Reflecting on the Psalms: De Profundis

Prayer, we used to say, is the raising of the mind and heart to God, “the conversation of the mind addressed to God.”

Sep 18, 2021

Confessions by Saint Augustine (photo/Project Gutenberg)

By Msgr James Gnanapiragasam
Prayer, we used to say, is the raising of the mind and heart to God, “the conversation of the mind addressed to God.” St Augustine famously said, “Man is a beggar before God.” However, it is tempting for many that the conversation becomes one-sided when man expresses himself to God begging for his mercy while forgetting to listen to what the Lord has to say. We are so immersed in our own wants that we forget that the Lord also wants to speak to us.

Prayer is basically dialogical. It is Christ who first asks us for a drink and is willing to give living water instead. While we are seeing the psalms in their literary forms, we should realise that the psalms are basically a dialogue with the all Holy One. The Israelites recognised this in their covenant relationship with God and expressed it in their praying the psalms both in the synagogues and in the Temple.

Psalms of Supplication (5) Psalm 129 (130) Week 4 Sunday Evening Prayer 1. This is one of the seven penitential psalms (Psalms 6, 32, 38, 51, 102, 130, 143). Though it is an individual lament, some Fathers of the Church argued for its communal character due to Verses 7-8. Like the psalm 51 ‘Miserere’, this psalm is also one of the most popular among the penitential psalms. It is called the ‘De Profundis’ (= Out of the depths), the words which begin this psalm. St Augustine applied this psalm to himself in his Confessions and Luther called it a ‘Pauline Psalm’ because of its theme. The psalmist cries out from the ‘depths’. This word is used rarely in the bible and is compared to the chaotic waters of the ocean where the deadly monsters are. It is the distress of a person who is in dire straits, like Jonah who cried out, “Out of the distress I cried to Yahweh and he answered me, from the belly of Sheol I cried out; you heard my voice,” Jon 2:3. The ‘depths’ are en route to Sheol, the abode of the dead. Psalm 69:3 expresses it another way, “I have sunk into the mud of the deep and there is no foothold. I have entered the waters of the deep and the waves overwhelm me.”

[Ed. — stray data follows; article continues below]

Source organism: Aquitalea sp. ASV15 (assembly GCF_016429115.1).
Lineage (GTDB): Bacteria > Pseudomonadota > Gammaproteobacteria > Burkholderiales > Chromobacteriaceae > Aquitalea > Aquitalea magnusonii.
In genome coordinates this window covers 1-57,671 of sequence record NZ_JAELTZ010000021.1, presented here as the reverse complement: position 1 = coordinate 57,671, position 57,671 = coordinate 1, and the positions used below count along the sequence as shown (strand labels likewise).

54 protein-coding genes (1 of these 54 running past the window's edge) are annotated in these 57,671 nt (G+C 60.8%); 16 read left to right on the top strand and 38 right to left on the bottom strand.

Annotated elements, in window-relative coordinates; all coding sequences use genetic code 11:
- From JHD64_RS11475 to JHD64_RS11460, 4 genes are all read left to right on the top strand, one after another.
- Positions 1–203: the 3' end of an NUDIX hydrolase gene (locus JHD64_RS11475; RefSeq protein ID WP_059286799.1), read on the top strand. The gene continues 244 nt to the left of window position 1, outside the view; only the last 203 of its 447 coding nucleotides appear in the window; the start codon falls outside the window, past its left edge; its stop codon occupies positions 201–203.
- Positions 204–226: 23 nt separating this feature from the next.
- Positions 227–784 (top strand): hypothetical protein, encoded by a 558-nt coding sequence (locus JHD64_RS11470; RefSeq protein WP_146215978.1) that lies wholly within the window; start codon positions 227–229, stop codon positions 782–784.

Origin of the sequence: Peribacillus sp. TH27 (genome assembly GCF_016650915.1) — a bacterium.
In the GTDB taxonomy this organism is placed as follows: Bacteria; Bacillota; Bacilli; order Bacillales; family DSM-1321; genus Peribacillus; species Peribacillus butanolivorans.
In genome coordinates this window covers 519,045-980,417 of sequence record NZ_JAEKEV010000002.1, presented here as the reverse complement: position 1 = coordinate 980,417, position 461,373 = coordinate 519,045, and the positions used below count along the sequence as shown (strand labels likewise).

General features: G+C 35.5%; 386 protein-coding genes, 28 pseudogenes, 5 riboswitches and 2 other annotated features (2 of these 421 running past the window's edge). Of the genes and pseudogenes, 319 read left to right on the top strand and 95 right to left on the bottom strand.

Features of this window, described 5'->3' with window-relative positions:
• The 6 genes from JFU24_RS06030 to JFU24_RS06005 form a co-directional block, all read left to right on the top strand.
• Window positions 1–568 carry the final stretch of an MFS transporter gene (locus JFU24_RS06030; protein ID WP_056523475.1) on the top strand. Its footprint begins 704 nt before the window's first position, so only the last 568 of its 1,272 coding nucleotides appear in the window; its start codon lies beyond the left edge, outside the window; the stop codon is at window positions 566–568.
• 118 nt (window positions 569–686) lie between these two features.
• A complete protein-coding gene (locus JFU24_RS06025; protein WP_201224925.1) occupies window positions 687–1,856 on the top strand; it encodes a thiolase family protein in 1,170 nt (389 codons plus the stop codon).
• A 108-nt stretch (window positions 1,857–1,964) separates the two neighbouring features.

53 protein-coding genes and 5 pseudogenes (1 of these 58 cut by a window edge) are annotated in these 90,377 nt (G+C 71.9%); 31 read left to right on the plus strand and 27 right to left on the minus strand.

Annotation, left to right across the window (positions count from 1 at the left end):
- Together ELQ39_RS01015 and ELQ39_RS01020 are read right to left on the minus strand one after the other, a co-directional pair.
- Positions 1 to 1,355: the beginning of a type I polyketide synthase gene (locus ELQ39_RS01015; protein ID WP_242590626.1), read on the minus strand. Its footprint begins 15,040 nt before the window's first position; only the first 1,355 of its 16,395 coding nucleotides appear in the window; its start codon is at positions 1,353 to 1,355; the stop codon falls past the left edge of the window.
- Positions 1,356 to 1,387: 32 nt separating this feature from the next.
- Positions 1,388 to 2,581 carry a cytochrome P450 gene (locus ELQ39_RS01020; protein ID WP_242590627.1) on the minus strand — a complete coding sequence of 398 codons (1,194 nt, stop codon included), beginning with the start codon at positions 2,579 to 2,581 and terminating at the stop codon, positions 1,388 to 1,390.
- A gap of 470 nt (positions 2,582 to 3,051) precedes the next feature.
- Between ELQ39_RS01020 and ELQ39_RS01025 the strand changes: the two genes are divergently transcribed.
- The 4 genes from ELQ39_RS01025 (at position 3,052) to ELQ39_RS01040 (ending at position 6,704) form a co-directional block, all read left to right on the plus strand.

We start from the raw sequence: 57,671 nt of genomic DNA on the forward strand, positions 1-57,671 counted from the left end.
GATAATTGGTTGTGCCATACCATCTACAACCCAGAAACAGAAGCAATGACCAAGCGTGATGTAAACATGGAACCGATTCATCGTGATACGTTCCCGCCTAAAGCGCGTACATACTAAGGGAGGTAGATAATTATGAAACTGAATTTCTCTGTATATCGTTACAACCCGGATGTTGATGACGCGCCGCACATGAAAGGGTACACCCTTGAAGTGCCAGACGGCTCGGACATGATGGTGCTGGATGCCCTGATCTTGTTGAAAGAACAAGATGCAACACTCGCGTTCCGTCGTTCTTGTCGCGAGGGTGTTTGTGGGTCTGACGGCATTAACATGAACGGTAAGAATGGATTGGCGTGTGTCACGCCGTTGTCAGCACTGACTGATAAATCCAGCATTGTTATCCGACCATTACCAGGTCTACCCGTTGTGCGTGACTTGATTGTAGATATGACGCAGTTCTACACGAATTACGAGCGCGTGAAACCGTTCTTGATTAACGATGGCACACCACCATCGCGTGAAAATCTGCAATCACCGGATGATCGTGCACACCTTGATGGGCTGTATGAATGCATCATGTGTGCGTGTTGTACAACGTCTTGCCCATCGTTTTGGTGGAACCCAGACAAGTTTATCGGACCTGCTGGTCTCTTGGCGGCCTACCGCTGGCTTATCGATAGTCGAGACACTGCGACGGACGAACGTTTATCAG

In Verses 3-4, the psalmist confesses his guilt which he cannot hide from God. He begs God not to keep a record of his sins but, rather, to remember the forgiveness that the Lord has always shown to his people. The Lord who made a covenant with his people will always show his tender mercy to the humble and the contrite. Once forgiveness is received then the sinner can fear God – fear in the sense of revere. It is forgiveness that comes first and then only repentance. God does not forgive because man is repentant. Rather, man repents because he has already received the grace of forgiveness.

Verses 5-6 give us the image of the sentinel who watches impatiently for the first light of dawn. The waiting for forgiveness is similar to the waiting for the word of the Lord. Herein is the watchman expecting the light of day because he is afraid of the darkness; Or the priest serving in the temple waiting with eagerness for the time when he can begin his sacrifice. The person who prays this psalm says ‘my soul’ (nephesh = whole being) is waiting expectantly, is longing for an oracle from the Lord that would remove his distress. Forgiveness is a gift from God that brings every other gift in its wake. As such, this is a deeply spiritual psalm.

Verses 7-8 bring the Israelite community into the picture. The priest is addressing the community after reciting the oracle. The people are invited to put their trust in the Lord because the Lord is merciful. They will be rewarded by God who gives the fullness of redemption. The word ‘redemption’ comes from the Latin word meaning ‘to buy back’, just as we redeem our gold from the pawn shop. Some seem to see here a reference to the people suffering in exile and God bringing them back.

With Christ, the idea of redemption would take a complete shift. It is no longer a deliverance from slavery or the exile. It is the total liberation from sin by the blood of the cross. Christ died once and for all for all of human kind. In his suffering he cried out of the depths of distress “aloud and in silent tears”, Heb 5:7. We pray this psalm on a Saturday evening preparing to celebrate the Lord’s Day as pilgrims on our way to the New Jerusalem.

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